The fifth discourse deals with the “end time” (23:01 - 25:46; eschatology).  It begins with the woes against the Pharisees. They are hypocrites, blind guides, and a brood of vipers. Next is the apocalyptic discourse which takes historical events as signs of the end. It deals with three questions:
     1) the end time (24:04-14);
     2) the fall of Jerusalem (24:15-22); and
     3) the coming of the Son of Man (24:23-31).
Its purpose is to warn of the coming persecutions and that “only those who stand firm to the end will be saved” (24:13). The end will come after the Gospel has been proclaimed to the world (24:14). It ends with seven parousia parables.

In the passion narrative (ch. 27) Matthew exclusively reports Judas’ suicide (03-10), the dream of Pilate’s wife (19), Pilate’s hand washing (24), Jewish people saying let his blood be upon us and our grandchildren (25), and Pilate orders guards to be placed at the tomb (27:62-66). Matthew ends with the great commission: “Go make disciples of all nations. Baptize them in the name of the Father, and of the son, and of the Holy Spirit. Teach them to carry out everything I have commanded you and know I am with you always until the end of the world” (cf. The Origin of the Gospels).

"Matthew, the Church’s Gospel" is one of the pamphlets on the biblical foundations of the Catholic Church written May 2008 to Nov 2010 by Deacon Paul Carlson of Minneapolis, Minnesota's St Lawrence Catholic Church / Newman Center, a Paulist Foundation. (St Lawrence is the Catholic Church of Southeast Minneapolis and is right in the heart of "Dinkytown USA".)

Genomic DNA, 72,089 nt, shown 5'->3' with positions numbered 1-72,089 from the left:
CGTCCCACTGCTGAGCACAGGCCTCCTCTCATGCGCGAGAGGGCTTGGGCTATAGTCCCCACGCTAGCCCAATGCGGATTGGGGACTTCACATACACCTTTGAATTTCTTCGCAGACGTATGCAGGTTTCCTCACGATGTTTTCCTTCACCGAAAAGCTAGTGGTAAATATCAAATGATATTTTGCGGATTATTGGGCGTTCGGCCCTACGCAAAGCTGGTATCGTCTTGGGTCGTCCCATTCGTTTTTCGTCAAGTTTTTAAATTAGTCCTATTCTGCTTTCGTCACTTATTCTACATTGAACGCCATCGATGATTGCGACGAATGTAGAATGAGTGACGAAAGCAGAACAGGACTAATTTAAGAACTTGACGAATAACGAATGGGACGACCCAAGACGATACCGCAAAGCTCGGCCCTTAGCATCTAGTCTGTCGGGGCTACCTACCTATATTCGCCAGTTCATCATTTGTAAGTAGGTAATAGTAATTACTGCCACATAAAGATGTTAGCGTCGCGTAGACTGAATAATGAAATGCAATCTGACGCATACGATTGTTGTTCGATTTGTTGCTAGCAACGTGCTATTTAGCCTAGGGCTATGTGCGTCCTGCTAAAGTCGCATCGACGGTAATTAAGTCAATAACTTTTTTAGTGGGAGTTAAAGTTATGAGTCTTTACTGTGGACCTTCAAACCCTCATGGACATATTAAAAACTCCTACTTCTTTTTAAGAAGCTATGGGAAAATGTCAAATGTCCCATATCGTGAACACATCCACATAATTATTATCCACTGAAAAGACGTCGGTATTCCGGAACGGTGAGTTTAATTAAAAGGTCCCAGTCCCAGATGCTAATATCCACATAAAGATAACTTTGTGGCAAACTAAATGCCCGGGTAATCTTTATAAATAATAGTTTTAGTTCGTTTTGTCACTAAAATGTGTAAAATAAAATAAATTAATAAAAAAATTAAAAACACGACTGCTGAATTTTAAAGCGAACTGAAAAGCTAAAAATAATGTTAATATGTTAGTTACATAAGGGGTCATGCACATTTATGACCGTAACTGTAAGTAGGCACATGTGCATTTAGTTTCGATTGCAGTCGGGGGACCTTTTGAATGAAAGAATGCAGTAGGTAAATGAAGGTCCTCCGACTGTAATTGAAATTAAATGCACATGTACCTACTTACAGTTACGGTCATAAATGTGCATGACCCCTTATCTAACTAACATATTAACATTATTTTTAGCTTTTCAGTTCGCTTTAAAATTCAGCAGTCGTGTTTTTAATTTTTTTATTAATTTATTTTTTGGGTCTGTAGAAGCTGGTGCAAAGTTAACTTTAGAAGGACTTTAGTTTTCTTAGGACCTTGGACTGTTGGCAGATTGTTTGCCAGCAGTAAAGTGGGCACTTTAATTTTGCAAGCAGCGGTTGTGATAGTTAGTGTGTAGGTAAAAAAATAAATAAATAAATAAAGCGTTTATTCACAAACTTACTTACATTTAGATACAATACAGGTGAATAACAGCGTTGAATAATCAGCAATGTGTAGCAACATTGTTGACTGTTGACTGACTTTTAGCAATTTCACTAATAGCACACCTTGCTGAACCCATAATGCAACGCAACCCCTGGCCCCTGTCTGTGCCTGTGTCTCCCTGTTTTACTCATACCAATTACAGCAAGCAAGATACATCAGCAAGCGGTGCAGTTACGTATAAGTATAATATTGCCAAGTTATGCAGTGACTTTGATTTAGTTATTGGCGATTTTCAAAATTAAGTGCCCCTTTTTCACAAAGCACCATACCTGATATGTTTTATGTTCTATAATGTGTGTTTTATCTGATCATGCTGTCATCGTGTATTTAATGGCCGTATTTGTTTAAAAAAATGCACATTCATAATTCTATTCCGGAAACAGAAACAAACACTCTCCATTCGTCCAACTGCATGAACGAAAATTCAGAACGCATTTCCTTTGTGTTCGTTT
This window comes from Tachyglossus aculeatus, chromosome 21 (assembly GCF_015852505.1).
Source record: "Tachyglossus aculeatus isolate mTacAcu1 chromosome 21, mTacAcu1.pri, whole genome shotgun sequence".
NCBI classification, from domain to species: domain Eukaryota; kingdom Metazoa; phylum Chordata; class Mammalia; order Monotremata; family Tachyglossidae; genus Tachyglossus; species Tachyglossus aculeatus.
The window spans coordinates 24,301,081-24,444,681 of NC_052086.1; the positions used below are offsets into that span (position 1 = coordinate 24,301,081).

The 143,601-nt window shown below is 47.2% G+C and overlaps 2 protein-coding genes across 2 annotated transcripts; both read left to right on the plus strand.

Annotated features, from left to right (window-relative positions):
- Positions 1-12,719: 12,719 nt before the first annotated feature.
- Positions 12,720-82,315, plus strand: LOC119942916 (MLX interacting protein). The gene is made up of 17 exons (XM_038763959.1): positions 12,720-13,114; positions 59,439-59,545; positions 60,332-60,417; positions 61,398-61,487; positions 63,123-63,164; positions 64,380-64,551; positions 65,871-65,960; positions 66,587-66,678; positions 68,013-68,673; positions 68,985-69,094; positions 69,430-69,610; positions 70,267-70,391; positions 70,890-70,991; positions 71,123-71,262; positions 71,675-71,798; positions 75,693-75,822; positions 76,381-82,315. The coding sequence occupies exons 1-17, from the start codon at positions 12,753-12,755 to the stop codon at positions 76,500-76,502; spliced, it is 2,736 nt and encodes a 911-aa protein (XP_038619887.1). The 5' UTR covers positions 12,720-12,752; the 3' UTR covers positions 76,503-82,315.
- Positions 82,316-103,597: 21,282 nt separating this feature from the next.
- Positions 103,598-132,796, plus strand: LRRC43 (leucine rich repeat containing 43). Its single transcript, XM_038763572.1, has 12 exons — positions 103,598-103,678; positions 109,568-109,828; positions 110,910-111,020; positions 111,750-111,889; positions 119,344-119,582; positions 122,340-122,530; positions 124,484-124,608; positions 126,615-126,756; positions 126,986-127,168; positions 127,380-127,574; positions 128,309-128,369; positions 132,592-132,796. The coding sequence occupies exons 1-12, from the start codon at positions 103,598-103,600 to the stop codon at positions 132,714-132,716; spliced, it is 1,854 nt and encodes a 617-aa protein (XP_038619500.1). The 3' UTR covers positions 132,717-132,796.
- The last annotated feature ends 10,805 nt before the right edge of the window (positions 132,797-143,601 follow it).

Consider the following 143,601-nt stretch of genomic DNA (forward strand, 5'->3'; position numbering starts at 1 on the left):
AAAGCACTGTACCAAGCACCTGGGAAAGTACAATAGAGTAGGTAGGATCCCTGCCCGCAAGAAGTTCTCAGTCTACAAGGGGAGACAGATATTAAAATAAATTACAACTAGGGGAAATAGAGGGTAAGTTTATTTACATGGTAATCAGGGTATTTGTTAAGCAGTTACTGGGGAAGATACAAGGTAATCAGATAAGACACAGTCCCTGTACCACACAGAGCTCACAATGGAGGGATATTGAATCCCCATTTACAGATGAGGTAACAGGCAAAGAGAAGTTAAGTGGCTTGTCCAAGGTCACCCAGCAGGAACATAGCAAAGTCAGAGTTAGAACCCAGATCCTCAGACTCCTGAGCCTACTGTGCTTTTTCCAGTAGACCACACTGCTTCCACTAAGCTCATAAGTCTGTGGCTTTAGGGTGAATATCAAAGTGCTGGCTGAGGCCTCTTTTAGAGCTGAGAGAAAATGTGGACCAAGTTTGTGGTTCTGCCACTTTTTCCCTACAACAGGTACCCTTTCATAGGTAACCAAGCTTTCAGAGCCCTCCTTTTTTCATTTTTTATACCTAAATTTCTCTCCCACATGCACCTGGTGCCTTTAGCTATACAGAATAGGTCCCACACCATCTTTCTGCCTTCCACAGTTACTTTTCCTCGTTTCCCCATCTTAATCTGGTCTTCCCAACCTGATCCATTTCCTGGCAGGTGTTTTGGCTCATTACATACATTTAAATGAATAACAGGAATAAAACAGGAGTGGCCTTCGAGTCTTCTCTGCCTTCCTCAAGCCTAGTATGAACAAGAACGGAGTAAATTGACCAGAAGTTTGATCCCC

This blog post is a memorial serialization of those pamphlets written by Deacon Paul Carlson at the request of than Pastor/Director Fr John J. Behnke, who asked Deacon Paul to write brief answers to questions University students often encountered as Catholics.

At couple of weeks before Deacon Paul's death, he said: "If there are any financial gains made from the blog serialization of my pamphlets, please have the money given to St. Lawrence Parish and Newman Center or Paulist Fathers, because what they do is so important." If you can, send memorials to St. Lawrence Parish and Newman Center or Paulist Fathers at 1203 Fifth Street, S.E., Minneapolis, MN 55414. 

Remember Deacon Paul Carlson in your prayers, as well as all the other souls of the faithful departed, who have died in the grace of Jesus Christ.